The Cornish ringleader of a Liberal Democrat revolt over the VAT hike abandoned his opposition and voted to back the move in the House of Commons.
St Ives MP Andrew George lahas defended his surprise decision, claiming he wanted to give a “fair wind” to the government but would continue to demand ministers do more to “justify” the rise to 20 per cent planned for January.
Despite defying his party leadership to table an amendment to the Finance Bill over the increase - which he claims will hit the poorest hardest - Mr George followed hundreds of Tories and Lib Dems to vote in favour of the move.
Just two Lib Dems – Bob Russell and Mike Hancock – joined Labour MPs to oppose the measure, which is expected to raise £13 billion-a-year.
Mr George has called for an inquiry into how the rise in VAT from 17.5 per cent to 20 per cent will affect businesses, charities and households across the income spectrum.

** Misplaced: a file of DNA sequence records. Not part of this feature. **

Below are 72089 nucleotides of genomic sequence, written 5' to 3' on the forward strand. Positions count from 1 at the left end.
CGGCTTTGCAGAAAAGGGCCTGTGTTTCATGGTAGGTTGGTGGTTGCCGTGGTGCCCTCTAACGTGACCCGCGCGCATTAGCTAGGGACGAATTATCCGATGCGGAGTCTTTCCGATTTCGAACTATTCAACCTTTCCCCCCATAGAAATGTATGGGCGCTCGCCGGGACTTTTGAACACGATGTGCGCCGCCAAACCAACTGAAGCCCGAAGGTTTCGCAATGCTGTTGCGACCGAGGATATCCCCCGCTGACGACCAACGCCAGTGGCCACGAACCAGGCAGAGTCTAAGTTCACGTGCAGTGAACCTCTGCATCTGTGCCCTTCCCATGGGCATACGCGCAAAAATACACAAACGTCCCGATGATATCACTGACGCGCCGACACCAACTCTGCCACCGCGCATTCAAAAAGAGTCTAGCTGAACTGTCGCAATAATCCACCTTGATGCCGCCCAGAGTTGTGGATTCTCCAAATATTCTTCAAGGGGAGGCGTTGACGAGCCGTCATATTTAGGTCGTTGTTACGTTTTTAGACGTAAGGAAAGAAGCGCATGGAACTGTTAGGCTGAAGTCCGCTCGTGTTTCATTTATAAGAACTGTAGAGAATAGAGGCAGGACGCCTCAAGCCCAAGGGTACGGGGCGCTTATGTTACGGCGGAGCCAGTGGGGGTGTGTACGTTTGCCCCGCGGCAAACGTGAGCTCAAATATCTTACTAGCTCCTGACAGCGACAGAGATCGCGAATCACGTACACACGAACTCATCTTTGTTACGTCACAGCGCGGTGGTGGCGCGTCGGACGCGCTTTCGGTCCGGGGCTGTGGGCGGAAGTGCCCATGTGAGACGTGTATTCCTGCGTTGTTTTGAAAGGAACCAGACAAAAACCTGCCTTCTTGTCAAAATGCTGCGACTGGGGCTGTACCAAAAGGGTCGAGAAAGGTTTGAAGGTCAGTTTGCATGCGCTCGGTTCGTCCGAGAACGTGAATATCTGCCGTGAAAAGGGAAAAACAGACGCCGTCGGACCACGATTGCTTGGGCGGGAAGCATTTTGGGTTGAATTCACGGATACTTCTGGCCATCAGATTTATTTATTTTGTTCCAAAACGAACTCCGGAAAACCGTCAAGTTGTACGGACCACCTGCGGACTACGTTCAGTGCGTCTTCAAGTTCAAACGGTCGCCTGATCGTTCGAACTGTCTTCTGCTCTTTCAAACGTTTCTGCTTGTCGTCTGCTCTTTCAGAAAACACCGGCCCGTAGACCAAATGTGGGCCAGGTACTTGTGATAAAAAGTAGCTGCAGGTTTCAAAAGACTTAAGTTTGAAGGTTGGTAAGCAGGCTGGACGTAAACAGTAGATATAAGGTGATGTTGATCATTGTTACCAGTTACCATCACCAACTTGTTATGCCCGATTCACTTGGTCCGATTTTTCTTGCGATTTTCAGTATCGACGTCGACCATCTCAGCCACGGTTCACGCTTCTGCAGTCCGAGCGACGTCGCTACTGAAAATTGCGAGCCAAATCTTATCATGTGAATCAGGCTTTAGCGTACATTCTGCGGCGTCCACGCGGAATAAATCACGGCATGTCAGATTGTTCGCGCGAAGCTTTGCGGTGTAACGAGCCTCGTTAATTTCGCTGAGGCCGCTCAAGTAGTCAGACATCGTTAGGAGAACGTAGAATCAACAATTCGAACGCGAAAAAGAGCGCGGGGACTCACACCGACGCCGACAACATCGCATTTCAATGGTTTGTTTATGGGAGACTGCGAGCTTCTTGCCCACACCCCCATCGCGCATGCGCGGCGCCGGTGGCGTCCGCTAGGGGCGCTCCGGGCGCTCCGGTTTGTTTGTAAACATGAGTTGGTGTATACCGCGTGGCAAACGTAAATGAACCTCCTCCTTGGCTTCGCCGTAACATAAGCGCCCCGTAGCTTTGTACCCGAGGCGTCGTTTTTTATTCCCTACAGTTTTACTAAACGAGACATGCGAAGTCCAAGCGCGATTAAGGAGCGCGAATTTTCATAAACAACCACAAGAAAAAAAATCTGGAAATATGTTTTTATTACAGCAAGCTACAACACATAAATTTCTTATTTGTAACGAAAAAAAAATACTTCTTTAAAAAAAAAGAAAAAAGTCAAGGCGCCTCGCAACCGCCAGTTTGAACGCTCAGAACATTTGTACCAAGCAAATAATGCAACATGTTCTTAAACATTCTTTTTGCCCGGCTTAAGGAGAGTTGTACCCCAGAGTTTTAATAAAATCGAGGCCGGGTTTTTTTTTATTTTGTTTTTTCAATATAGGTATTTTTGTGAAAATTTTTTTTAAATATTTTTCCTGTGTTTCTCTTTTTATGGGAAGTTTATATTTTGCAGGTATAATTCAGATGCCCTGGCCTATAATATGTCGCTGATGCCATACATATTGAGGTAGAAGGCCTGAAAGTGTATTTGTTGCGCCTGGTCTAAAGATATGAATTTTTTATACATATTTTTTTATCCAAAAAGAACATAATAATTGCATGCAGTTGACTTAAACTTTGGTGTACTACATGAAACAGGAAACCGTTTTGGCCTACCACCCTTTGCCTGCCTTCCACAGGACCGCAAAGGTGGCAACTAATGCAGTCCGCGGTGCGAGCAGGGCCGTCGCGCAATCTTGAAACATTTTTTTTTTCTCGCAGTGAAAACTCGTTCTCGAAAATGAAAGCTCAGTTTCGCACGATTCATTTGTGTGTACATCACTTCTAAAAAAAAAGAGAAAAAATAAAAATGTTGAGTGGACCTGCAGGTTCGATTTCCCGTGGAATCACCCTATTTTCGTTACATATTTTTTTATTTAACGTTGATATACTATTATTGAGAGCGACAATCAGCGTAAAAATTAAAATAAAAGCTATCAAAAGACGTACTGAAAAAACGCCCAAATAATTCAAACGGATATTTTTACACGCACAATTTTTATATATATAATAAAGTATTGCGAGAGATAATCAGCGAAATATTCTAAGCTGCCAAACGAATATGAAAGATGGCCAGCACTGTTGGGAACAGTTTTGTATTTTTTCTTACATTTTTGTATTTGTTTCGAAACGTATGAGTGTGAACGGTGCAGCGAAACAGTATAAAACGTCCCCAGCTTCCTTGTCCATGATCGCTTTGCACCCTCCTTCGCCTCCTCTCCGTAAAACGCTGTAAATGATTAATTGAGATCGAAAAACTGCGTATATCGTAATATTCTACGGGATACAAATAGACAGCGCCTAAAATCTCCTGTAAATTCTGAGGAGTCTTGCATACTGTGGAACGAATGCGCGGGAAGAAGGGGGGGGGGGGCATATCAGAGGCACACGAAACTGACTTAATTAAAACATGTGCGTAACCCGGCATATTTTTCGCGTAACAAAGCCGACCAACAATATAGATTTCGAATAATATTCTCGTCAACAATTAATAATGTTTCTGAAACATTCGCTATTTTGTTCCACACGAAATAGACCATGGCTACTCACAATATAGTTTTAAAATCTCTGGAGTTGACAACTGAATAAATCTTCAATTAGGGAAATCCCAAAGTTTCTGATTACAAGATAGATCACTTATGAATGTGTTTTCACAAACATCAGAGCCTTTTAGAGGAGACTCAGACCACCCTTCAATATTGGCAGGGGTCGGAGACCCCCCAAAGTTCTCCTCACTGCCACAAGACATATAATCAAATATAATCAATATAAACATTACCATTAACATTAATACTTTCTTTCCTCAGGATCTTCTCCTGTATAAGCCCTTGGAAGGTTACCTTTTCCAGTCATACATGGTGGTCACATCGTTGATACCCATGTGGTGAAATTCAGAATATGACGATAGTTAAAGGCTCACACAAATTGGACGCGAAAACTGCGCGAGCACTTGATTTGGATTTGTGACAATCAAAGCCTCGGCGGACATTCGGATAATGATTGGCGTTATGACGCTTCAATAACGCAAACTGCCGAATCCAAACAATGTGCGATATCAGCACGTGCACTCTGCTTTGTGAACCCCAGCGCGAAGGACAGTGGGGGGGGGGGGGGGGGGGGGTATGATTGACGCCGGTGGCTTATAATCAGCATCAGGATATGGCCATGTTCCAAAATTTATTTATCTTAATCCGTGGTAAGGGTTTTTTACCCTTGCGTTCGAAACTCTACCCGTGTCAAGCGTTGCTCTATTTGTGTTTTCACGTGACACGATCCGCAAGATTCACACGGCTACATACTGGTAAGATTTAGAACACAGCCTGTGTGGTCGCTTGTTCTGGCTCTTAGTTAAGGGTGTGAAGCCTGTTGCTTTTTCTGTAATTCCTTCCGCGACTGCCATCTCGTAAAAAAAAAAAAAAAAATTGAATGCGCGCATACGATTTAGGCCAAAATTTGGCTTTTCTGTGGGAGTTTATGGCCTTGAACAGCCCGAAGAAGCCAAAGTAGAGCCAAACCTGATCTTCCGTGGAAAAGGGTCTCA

He told MPs: "I believe that the impact assessment of the type that I have described is one that, reasonably, I think the Government should be bringing forward."
Mr George said "on balance I wish to give the Budget a fair wind at this stage", and welcomed measures including the rise in the personal tax allowance, a key Lib Dem policy which survived the coalition deal with the Tories.
It ain't over yet, is the gist of his message.